What is a Number?

What is a Number?

There is a philosophy of mathematics and a Science on the theory of Numbers that has discussed this question and de-constructed our notions of Number, and lain bare the deficiencies of our Understanding on this matter better than we can hope to do so here. We remind the Student however, that in Mathematics itself, even a thing so simple as Number is defined according to its scope and needs. Thus in Geometry, a number represents a Length or a Ratio or a Quantity. In Arithmetic, it is always an identity; in Calculus, the limit of a function. In mathematical and philosophic theory, every number is infinite in itself and contains within it the possibility for engendering all other Identities by combining with other Numbers. Even the transcendental numbers which cannot be expressed finitely, can be written down as the operation between two numbers to some degree.1 Thus ∏, though incomprehensible as a string of numbers, is simply the circumference of the Circle divided by its diameter and expressible as a simple ratio of two quantities. Though the result is mathematically, a fiction; we allow it into our calculations, for we witness Circles in Nature and know this ratio to exist in Reality, though it does not in our current Field of integral Number.2

For our purposes, we are not so much concerned with Number as we are with the subset of positive integers and their prime factorizations. There are a number of reasons for this:

  1. First, all Number (except the irrational numbers) can be expressed as the operation of one integer upon another; and
  2. Every integer can be expressed as a finite product of primes.3

We note that, regardless of what number is or how we may define it, we represent these identities through a series of glyphs, and that every integer is in itself a Glyph. The set of glyphs is in fact the Arabic Numerals which we use here in the West, namely the set {0, 1, 2,..., 9}, consisting of 10 elements including the null element (0). Each of these elements is a glyph in itself, an irreducible identity which all other Integers are a composites of, both as mathematical expressions of quantities and as glyphs. Thus, though one-hundred twenty-three is a number in itself, as a glyph, we represent it as composite of three glyphs in precise sequence 1-2-3 or 123. This set of 10 glyphs {0, 1, . . . , 9} spans the integer space, is the basis for the modern decimal system and constitutes the Spheres of Manifestation in increasing degrees as exhibited in the Sephiras of the Tree of Life.

Before discussing the properties and definitions for the glyph set, we examine first its operation and modes of use.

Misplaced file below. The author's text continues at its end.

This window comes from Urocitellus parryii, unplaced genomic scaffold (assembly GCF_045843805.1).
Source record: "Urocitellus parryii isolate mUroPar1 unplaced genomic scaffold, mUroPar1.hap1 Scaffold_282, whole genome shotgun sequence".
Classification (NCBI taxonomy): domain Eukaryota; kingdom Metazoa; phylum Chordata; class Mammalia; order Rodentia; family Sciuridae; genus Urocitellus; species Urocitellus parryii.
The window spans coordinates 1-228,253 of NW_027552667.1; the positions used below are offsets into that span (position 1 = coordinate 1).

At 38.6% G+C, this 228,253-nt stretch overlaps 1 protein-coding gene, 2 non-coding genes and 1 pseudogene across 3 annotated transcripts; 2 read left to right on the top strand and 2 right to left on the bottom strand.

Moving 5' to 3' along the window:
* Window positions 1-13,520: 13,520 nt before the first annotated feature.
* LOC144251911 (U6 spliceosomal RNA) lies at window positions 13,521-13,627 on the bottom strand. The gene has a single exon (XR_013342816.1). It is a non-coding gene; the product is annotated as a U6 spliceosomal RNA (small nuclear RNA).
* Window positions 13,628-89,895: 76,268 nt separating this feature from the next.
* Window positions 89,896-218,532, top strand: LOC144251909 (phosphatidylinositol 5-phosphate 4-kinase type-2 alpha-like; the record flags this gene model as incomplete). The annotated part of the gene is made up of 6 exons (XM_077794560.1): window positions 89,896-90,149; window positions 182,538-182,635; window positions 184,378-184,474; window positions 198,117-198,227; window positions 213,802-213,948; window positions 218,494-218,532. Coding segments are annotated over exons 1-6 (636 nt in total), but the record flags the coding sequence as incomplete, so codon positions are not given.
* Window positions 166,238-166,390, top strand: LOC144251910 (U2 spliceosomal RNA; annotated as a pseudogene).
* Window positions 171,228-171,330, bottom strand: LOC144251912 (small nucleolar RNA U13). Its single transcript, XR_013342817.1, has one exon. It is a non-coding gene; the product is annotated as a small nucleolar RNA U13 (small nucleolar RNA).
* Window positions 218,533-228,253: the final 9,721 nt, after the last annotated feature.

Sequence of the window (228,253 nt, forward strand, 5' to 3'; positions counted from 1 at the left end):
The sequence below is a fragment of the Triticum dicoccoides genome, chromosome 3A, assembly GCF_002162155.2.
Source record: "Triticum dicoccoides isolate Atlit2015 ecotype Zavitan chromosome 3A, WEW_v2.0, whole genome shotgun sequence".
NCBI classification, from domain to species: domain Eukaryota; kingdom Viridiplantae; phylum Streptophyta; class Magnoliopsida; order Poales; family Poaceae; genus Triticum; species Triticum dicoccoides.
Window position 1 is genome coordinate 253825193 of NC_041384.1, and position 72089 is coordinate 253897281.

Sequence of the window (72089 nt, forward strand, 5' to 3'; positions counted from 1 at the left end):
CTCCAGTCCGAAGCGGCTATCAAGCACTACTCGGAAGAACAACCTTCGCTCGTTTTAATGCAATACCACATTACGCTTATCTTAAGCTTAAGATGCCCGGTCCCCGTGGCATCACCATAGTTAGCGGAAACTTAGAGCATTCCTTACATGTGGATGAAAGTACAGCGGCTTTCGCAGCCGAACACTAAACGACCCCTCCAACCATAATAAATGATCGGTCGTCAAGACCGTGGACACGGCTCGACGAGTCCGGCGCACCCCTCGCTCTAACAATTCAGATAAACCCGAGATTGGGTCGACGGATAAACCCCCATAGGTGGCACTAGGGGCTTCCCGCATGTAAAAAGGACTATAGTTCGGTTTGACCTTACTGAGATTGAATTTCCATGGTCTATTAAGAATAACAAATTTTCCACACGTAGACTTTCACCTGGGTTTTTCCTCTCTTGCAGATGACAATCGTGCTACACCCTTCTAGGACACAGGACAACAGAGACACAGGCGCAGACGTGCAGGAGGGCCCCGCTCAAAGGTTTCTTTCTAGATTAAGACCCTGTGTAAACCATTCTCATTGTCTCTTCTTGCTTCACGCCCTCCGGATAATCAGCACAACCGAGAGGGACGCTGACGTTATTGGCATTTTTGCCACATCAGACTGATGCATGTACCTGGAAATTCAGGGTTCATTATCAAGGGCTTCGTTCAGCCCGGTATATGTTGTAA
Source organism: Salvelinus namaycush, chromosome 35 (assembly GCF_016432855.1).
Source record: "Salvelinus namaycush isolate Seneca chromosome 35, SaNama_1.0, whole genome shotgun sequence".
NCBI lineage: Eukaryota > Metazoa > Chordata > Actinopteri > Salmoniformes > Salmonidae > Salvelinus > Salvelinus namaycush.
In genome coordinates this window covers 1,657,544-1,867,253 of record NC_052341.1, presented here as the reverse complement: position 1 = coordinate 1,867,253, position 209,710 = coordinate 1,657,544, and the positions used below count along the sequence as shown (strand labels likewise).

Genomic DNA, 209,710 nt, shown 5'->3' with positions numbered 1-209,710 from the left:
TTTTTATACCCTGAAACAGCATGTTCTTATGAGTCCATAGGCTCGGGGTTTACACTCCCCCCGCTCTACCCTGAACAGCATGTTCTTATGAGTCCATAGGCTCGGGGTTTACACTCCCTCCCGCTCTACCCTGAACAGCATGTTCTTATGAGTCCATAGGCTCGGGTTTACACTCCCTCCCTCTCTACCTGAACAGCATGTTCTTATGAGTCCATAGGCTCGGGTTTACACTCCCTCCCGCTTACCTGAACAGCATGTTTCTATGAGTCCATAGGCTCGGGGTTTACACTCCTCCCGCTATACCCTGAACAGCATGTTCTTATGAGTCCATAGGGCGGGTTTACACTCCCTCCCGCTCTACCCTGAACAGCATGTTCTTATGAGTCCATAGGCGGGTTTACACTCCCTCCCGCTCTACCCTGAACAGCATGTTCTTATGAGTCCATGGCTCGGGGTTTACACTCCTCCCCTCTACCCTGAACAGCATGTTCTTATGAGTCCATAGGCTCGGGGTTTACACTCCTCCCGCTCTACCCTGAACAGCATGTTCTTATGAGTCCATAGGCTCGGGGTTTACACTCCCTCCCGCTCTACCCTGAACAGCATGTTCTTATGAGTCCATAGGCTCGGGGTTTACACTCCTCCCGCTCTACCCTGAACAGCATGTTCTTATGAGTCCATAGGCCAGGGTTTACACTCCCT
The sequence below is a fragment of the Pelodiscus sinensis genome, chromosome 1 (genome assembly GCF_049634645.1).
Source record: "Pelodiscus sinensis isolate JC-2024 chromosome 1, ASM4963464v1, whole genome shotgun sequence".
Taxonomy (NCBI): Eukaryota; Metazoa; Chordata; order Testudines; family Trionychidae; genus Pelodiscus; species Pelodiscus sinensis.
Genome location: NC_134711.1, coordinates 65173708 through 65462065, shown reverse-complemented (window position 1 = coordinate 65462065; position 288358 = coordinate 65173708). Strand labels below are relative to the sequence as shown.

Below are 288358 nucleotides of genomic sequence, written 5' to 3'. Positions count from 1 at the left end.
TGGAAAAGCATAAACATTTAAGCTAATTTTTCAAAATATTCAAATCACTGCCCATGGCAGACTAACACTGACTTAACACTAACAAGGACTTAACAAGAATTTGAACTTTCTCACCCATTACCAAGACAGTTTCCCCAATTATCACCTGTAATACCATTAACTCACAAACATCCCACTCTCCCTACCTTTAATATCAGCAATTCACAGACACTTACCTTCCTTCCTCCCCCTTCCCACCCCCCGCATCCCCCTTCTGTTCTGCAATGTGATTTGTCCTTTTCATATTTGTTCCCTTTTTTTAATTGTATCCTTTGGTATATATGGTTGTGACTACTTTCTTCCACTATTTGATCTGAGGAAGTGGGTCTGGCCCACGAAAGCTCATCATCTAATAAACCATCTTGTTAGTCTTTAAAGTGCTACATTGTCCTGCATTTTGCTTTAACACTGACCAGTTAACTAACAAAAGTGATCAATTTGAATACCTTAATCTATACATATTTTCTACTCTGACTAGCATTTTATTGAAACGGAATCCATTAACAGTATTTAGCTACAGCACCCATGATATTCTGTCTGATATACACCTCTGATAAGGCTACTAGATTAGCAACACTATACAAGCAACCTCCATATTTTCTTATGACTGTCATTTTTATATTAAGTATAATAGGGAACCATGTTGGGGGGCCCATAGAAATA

1 This is not the case with irrational numbers such as √2 and the transcendental numbers (pi, e, and i).

2 There are an infinite number of transcendental numbers like pi. We know of only very few however. The discovery of these numbers correspond to the revolution of the Aeons and are the single most important discoveries of our entire History. Without pi, the physical world as we have shaped with architectural structures and machinery would not be possible. Physics and the sciences as they relate to change on the field of time would not be possible without e or the exponential number; and modern electronics and physics would not be possible without the discovery of i. There are an infinite variety of such transcendental numbers, though it remains today extremely difficult to prove that a number transcendental.

3 The proof is elementary: A number is either (a) prime or (b) composite.

(a) If it is prime, it’s only factors are itself and 1, both prime, and so QED.

(b) If it is not prime, then it is composite. We argue by contrapositive:

If not all numbers can be expressed as a finite product of primes then there exists a non-empty set S of all such numbers. We define:

Let S be the set of all number not expressible as a finite product of primes.

Furthermore, because the set S is non-empty, there exists at least one m such that m is an element of S. And of all the elements we can select the smallest element of S. (If S consists of one element only, we take this element as m). We define:

Let m be the least element in the set of S.

Now because m belongs to S, so it cannot be prime, otherwise it would be expressible as a product of 1 and itself, both primes. So m is composite. That is m = q x r, for some q, r. Now because, q and r divide m, they are both less than m (q, r < m). Because q and r are smaller than m, they cannot be in the set S, seeing as m is the least element (the smallest element) in S and there are no smaller numbers in it. Thus, q and r are both expressible as a finite product of primes, and r = r1 x r2 x... x rn and q=q1 x q2 x... x qs with pi and qi all prime, so that m= q x r = r1 x r2 x... x rn x q1 x q2 x... x qsall prime so that m itself is a finite product of primes, which contradicts our definition of m. Hence m cannot exist and the set S of all integers not expressible as a finite product of primes is empty. QED.

This argument actually constitutes the Euclidean proof for the prime factorization of integers. In fact, all modern cryptography and IT encryption algorithms depend upon this simple result.